How we took our kitchen staff for granted. We didn’t call them by that elegant name either. They were aia and meid, boy en outa.
I can remember us sitting around our dining room table on our farm, Liefdesbodem, and discussing ‘the help’ while they were in the room with us, quietly doing their jobs. They worked; Madam and Master paid. They had a place to sleep and food. But they slept on the cement floors and had no electricity. We encouraged them to go to the local black NG Kerk and pray for their families, as we would pray in our white church where they couldn’t set foot. It never seemed to diminish our Christianity; God was white with blue eyes.
And so, when Helen Zille tweeted her comments about colonisation and the pros and cons of colonialist developments in our country thanks to the influx of foreign talent, my first reaction was surprise. Why would anyone talk about those days? What did colonialism have to do with our democracy, where everyone was free to stand up and be counted?
It was only when I met my friend Sophie for our monthly coffee in the Parliamentary dining room that I realized what a cluster bomb the Premier of the Western Cape had tossed into a crowded country. Sophie asked me what I thought. I reminded her how the walls of this elegant room were once lined with portraits of colonial leaders, the movers and shakers who had made South Africa; the stiff, impassive haughty stares from British lords, generals, sirs and kings, who made way for the smirks of Boer generals, NGK dominees, dokters and boere. But now, Sophie and I were very aware of the bust of our first democratically elected president outside in the concourse – Nelson Mandela’s statue surviving the onslaught of paint, rotten oranges and what the lifted leg of a police dog had left on his right cheek. Was the honeymoon at an end?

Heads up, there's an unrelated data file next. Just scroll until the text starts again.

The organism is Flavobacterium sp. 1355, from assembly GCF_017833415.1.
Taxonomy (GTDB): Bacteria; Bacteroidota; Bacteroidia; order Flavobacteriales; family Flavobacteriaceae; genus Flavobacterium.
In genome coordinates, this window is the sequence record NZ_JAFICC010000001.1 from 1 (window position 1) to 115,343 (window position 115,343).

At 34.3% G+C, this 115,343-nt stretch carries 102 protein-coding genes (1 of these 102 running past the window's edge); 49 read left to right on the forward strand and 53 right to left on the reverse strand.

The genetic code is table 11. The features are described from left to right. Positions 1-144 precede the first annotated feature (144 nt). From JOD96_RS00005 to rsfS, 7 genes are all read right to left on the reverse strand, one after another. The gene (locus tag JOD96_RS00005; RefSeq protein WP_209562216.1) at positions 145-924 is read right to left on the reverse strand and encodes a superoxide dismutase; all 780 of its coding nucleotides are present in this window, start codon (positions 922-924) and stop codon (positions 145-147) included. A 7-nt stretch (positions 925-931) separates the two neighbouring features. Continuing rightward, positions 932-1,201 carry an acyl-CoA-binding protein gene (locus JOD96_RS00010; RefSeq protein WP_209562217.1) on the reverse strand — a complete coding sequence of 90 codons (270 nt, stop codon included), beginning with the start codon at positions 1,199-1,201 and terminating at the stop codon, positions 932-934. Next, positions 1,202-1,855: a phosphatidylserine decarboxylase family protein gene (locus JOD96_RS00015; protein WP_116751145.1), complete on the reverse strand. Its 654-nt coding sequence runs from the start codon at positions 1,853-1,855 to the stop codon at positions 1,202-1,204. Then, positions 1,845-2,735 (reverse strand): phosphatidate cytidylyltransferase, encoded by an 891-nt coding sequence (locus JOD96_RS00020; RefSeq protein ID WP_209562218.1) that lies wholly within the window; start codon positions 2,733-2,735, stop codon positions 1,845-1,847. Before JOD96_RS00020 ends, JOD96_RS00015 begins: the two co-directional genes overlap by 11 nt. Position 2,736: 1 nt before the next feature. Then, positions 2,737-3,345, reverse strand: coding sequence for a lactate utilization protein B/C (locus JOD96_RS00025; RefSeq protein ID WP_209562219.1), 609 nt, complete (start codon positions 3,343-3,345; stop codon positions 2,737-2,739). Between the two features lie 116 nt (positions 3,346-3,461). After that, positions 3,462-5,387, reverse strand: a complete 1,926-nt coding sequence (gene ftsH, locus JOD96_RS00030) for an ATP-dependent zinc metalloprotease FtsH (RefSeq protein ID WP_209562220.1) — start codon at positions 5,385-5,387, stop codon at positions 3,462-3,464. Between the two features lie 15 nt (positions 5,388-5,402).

But Sophie is now an MP and sits on those important portfolio committees in the public eye. For a while, our only hope. She was involved with the recent SABC investigation, but it seems to have run up on the rocks of confusion and fake news. Will that dark Hlaudi have a silver lining? I asked. She had no time for a smile. For 20 minutes in a low voice for obvious reasons, she tried to steer my prejudices into the safer haven of opinion. I am aware of what is cooking in the pots of power behind closed doors. State capture is a small heading for a huge issue. Sophie, without mentioning names, painted a garish panorama of failed parastals and successful corruptions. The G-word wasn’t used, but the acrid smell of the lunch curry was a subtle reminder that they as a first family could have supplanted the present portraits of the former freedom fighters.
Sophie was angry, a side she had never shown me before in all the years. Now and again, her excitement slipped into Xhosa. I lost some of the criminal details that infect our political traffic cops, from ministers to directors-general. She executed Eskom, Transnet, Prasa, the Hawks, SAA, the SABC, education, health, welfare – and here her sarcastic embalming of Minister Dlamini even brought smiles to the face of our Zimbabwean waitron. I sat in silence. Not because I didn’t know enough of the details to agree or disagree, but because, as a member of the ruling party, I have learnt to keep my face expressionless, or to give a slight smile when a deep frown would be more honest.